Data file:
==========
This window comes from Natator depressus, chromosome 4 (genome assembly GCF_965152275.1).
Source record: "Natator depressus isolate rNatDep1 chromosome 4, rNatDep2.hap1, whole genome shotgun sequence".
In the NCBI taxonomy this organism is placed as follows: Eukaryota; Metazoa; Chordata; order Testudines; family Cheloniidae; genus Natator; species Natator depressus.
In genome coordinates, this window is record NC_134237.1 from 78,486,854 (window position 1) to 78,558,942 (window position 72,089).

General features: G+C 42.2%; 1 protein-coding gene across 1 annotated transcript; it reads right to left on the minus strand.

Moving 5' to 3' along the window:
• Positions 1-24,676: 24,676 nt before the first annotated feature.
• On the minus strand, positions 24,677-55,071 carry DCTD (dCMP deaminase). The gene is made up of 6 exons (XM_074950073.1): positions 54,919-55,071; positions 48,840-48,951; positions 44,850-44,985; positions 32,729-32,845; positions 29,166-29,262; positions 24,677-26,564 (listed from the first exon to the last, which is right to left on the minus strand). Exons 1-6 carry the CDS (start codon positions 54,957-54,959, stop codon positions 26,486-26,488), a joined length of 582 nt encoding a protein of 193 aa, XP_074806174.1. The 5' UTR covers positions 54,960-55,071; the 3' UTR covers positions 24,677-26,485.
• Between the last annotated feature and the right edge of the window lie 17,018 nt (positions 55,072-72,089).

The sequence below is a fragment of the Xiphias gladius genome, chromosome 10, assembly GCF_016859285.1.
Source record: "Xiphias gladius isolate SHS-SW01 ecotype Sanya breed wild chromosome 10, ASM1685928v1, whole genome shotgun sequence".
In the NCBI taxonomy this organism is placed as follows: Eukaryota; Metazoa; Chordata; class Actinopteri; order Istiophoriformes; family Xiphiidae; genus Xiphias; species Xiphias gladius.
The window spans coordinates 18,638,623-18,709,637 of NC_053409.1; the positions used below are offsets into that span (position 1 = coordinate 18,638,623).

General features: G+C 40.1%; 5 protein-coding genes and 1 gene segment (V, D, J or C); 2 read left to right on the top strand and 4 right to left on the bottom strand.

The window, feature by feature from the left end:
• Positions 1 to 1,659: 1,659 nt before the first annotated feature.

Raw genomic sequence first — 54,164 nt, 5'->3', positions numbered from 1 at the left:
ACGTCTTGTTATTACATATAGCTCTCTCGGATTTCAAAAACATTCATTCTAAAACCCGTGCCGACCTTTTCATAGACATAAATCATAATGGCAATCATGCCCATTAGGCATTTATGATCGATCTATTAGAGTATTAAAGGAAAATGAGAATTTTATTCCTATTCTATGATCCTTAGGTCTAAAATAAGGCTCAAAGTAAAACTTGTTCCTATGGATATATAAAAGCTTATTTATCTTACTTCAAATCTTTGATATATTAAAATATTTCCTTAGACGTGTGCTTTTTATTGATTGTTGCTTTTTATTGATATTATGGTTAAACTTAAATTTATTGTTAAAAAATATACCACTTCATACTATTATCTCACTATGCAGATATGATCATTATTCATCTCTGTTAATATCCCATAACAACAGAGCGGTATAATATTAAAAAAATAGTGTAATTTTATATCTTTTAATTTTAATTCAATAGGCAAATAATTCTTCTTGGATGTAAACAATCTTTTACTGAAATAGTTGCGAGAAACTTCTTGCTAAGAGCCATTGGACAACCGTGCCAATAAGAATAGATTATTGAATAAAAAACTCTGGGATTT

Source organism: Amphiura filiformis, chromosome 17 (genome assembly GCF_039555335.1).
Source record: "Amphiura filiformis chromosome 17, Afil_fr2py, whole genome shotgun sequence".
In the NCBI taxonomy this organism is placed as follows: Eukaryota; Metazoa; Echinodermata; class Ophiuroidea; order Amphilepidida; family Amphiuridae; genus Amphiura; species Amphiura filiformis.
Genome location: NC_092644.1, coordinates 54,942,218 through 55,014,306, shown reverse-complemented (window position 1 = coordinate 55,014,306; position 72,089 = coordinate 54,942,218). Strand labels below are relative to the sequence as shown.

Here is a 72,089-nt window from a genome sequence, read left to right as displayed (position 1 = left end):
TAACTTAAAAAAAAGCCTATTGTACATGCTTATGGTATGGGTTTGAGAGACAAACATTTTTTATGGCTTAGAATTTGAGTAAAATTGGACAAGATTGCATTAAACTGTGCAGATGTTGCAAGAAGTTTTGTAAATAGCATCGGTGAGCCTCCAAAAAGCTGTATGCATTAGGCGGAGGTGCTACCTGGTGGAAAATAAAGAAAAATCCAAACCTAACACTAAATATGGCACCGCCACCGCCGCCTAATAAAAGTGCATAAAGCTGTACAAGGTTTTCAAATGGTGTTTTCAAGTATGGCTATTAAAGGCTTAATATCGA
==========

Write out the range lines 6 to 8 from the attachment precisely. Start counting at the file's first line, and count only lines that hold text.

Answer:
Moving 5' to 3' along the window:
• Positions 1-24,676: 24,676 nt before the first annotated feature.
• On the minus strand, positions 24,677-55,071 carry DCTD (dCMP deaminase). The gene is made up of 6 exons (XM_074950073.1): positions 54,919-55,071; positions 48,840-48,951; positions 44,850-44,985; positions 32,729-32,845; positions 29,166-29,262; positions 24,677-26,564 (listed from the first exon to the last, which is right to left on the minus strand). Exons 1-6 carry the CDS (start codon positions 54,957-54,959, stop codon positions 26,486-26,488), a joined length of 582 nt encoding a protein of 193 aa, XP_074806174.1. The 5' UTR covers positions 54,960-55,071; the 3' UTR covers positions 24,677-26,485.